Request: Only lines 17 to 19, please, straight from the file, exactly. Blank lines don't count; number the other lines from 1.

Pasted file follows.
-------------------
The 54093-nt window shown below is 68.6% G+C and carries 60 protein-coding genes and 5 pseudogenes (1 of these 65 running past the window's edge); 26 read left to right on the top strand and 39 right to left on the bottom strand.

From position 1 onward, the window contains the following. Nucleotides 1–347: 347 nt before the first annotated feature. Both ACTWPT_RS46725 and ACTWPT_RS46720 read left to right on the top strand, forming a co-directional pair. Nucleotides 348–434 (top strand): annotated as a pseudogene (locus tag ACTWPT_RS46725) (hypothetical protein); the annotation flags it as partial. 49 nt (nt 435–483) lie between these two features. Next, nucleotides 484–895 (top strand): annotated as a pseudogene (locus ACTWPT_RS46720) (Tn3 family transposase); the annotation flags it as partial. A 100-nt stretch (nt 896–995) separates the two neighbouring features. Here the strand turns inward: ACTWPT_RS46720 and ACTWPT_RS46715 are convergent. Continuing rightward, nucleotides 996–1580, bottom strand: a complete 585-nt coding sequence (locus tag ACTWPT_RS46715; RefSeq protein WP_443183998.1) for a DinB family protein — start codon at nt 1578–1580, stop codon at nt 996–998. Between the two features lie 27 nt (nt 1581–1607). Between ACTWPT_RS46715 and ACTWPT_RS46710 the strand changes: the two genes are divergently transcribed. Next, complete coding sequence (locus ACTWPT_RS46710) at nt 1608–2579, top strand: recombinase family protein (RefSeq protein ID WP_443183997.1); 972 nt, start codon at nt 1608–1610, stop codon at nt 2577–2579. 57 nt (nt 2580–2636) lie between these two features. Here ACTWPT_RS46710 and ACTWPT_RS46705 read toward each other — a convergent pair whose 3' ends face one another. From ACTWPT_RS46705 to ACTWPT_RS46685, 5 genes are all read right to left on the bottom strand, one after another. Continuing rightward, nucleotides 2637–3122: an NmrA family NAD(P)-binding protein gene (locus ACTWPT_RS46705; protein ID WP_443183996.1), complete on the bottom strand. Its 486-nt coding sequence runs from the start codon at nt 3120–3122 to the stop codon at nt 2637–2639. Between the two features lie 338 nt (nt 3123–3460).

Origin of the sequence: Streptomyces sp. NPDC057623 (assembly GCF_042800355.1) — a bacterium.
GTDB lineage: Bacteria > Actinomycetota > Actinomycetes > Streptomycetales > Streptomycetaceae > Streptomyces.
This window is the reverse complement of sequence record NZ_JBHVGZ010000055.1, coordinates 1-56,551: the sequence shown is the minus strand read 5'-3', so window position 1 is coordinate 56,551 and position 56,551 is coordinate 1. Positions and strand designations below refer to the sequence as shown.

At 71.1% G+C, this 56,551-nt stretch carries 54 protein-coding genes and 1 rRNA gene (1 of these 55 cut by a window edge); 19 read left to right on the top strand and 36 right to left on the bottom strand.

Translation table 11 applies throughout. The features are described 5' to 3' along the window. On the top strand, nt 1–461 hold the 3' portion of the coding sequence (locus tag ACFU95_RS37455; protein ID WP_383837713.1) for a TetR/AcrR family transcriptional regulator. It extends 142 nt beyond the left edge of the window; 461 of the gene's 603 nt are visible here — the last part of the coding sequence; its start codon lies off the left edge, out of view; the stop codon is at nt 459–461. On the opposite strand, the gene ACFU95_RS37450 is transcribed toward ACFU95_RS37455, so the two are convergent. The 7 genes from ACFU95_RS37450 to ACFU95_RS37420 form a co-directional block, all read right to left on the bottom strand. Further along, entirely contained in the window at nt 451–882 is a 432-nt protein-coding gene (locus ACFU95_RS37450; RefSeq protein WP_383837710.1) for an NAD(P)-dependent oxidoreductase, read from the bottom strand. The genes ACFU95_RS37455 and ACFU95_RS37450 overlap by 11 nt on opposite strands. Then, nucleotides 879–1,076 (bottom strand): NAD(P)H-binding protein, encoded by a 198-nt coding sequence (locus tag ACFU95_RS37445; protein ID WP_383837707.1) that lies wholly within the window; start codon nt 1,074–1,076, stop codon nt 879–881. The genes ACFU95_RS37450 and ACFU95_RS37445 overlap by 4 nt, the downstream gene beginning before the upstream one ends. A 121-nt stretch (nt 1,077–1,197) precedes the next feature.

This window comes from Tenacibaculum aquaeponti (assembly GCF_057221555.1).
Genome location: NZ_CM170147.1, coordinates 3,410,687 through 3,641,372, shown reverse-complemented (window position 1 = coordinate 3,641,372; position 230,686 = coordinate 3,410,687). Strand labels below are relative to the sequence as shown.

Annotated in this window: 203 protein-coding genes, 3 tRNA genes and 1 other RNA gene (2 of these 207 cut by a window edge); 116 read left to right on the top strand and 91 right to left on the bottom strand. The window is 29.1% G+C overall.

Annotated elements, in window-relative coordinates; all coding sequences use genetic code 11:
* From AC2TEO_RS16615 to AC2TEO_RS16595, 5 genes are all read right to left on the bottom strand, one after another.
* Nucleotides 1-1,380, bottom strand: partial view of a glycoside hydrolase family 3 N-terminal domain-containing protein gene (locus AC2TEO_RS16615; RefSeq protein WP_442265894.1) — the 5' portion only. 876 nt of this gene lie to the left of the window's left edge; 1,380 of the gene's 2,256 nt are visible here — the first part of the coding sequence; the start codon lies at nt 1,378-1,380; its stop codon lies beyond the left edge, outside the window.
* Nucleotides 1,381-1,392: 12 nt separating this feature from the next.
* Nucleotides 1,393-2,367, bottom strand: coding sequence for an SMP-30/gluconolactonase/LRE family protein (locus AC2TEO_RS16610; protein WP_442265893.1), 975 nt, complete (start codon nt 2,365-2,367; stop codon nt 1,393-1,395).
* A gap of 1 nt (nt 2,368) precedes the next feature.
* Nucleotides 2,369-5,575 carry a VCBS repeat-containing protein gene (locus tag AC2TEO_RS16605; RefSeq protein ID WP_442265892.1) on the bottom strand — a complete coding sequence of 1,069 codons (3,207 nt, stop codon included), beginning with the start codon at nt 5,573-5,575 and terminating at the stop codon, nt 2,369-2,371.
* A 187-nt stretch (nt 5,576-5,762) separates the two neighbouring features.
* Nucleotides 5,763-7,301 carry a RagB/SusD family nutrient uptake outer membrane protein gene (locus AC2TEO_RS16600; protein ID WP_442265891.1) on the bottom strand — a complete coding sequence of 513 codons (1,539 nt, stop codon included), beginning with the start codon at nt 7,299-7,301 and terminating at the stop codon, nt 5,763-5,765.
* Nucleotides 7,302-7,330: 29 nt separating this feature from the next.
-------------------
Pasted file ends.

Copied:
* Nucleotides 2,369-5,575 carry a VCBS repeat-containing protein gene (locus tag AC2TEO_RS16605; RefSeq protein ID WP_442265892.1) on the bottom strand — a complete coding sequence of 1,069 codons (3,207 nt, stop codon included), beginning with the start codon at nt 5,573-5,575 and terminating at the stop codon, nt 2,369-2,371.
* A 187-nt stretch (nt 5,576-5,762) separates the two neighbouring features.
* Nucleotides 5,763-7,301 carry a RagB/SusD family nutrient uptake outer membrane protein gene (locus AC2TEO_RS16600; protein ID WP_442265891.1) on the bottom strand — a complete coding sequence of 513 codons (1,539 nt, stop codon included), beginning with the start codon at nt 7,299-7,301 and terminating at the stop codon, nt 5,763-5,765.